Metachromatic Leukodystrophy (Sulfatase A Deficiency) and Multiple Sulfatase Deficiency

  • Reinhard L. Friede


Metachromatic leukodystrophy was first described in adults. Alzheimer (1910) gave a brief abstract of a case which he characterized as a white matter disease with destruction of myelin and abundant, brightly metachromatic deposits in glia cells. Witte (1921) reported similar findings and recognized the accumulation of metachromatic granules in neuronal perikarya and in liver, kidney, gallbladder, anterior pituitary and testes; he suggested that in vivo diagnosis of the disease should be possible from metachromatic material excreted into the urine. Kaltenbach (1922) gave the first detailed description of the histopathology of the white matter lesions. These early descriptions of many of the essential microscopic features of metachromatic leukodystrophy had relatively little impact on its classification in subsequent reports, because the chemistry of metachromasia was not understood, and its significance for the classification of the disease was not realized. Hence, the first descriptions of metachromatic leukodystrophy in infants emphasized other, less specific, criteria such as its familial occurrence, the age of onset or rate of progression, the interpretation of the metachromatic deposits as “prelipoids”, or a high degree of selectivity in the affectation of oligodendroglia. Brain and Greenfield (1950) defined the clinical features of the late infantile course of the disease and deserve the credit for identifying the metachromatic staining of the deposits as the key feature in classifying the disease.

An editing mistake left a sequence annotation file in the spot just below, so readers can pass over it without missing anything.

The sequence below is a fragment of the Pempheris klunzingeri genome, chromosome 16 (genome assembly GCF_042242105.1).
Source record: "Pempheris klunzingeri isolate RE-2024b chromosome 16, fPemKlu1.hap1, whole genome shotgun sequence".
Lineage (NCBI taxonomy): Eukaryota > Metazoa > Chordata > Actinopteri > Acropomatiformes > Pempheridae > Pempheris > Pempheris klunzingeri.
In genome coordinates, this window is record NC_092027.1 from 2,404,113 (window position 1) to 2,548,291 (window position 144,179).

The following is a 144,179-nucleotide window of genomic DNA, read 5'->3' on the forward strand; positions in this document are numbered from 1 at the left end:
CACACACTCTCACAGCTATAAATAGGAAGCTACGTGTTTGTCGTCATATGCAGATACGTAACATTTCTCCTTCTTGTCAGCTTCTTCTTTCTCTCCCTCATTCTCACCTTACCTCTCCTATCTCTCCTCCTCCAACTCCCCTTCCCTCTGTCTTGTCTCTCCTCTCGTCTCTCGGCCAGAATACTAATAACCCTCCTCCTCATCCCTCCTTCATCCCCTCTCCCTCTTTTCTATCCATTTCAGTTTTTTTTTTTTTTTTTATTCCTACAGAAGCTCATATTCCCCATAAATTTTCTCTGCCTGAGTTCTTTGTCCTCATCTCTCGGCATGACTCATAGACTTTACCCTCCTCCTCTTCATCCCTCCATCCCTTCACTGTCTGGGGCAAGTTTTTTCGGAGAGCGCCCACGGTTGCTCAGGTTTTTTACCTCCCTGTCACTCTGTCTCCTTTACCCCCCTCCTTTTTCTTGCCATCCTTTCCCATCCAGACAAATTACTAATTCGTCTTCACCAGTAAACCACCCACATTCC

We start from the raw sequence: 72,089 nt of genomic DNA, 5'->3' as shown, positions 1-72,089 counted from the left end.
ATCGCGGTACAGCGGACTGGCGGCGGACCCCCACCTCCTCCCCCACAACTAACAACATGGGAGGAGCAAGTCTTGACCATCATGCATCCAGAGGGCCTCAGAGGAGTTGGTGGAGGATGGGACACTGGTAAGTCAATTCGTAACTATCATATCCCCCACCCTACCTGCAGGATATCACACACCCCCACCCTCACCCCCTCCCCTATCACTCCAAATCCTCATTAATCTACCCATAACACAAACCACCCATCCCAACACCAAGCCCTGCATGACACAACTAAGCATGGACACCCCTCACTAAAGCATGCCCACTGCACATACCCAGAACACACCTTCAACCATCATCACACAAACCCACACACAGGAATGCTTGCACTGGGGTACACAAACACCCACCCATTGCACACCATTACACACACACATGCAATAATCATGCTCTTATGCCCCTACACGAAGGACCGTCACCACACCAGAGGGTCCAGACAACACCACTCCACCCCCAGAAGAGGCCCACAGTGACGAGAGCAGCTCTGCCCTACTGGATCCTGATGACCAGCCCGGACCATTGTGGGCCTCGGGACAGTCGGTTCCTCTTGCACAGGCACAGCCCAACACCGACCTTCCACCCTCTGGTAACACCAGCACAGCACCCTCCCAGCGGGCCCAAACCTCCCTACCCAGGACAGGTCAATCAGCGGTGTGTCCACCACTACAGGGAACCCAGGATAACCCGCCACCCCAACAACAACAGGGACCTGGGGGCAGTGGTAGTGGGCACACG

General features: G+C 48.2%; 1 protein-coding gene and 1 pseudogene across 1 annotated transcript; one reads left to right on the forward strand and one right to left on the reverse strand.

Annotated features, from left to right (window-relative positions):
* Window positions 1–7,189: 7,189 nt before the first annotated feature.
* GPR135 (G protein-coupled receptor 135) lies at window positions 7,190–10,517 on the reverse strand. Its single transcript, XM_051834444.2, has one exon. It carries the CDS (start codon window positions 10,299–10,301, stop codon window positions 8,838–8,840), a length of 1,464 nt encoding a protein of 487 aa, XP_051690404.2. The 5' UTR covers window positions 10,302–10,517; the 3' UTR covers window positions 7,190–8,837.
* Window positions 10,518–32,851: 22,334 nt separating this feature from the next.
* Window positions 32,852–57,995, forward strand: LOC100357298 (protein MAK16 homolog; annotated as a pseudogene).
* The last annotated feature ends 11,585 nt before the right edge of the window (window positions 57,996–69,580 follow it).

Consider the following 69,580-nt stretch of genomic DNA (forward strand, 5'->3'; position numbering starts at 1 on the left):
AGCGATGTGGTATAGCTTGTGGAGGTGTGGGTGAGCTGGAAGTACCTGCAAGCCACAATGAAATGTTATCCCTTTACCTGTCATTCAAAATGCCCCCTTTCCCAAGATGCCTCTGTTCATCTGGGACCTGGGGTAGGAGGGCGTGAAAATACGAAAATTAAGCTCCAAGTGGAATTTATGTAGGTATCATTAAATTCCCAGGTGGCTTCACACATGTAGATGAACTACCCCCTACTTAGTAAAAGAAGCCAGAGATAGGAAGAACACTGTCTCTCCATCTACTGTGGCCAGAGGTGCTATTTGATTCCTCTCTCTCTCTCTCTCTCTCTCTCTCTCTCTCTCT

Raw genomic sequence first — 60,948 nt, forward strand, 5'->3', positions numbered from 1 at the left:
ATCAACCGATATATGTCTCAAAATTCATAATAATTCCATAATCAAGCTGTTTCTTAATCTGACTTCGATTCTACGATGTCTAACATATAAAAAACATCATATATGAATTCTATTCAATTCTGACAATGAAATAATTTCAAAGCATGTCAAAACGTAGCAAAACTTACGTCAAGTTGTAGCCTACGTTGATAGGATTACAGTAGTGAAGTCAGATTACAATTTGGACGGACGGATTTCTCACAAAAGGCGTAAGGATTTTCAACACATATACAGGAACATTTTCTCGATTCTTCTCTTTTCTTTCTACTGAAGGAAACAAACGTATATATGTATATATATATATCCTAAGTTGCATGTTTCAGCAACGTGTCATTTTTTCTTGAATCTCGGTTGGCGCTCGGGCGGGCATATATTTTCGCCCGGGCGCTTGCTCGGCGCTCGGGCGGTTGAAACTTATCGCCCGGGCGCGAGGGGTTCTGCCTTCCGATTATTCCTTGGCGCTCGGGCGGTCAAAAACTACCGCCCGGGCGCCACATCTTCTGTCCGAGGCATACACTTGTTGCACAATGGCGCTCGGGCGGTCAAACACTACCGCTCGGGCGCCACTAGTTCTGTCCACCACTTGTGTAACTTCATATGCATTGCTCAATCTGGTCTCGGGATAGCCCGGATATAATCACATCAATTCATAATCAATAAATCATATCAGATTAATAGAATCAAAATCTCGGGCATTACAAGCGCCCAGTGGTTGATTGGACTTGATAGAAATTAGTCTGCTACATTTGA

Sheath Cell Metachromatic Leukodystrophy Sulfatase Activity Globoid Cell Leukodystrophy Acta Neuropath 
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Copyright information

© Springer-Verlag Wien 1975

Authors and Affiliations

  • Reinhard L. Friede
    • 1
    • 2
  1. 1.Case Western Reserve UniversityClevelandUSA
  2. 2.University of ZurichSwitzerland

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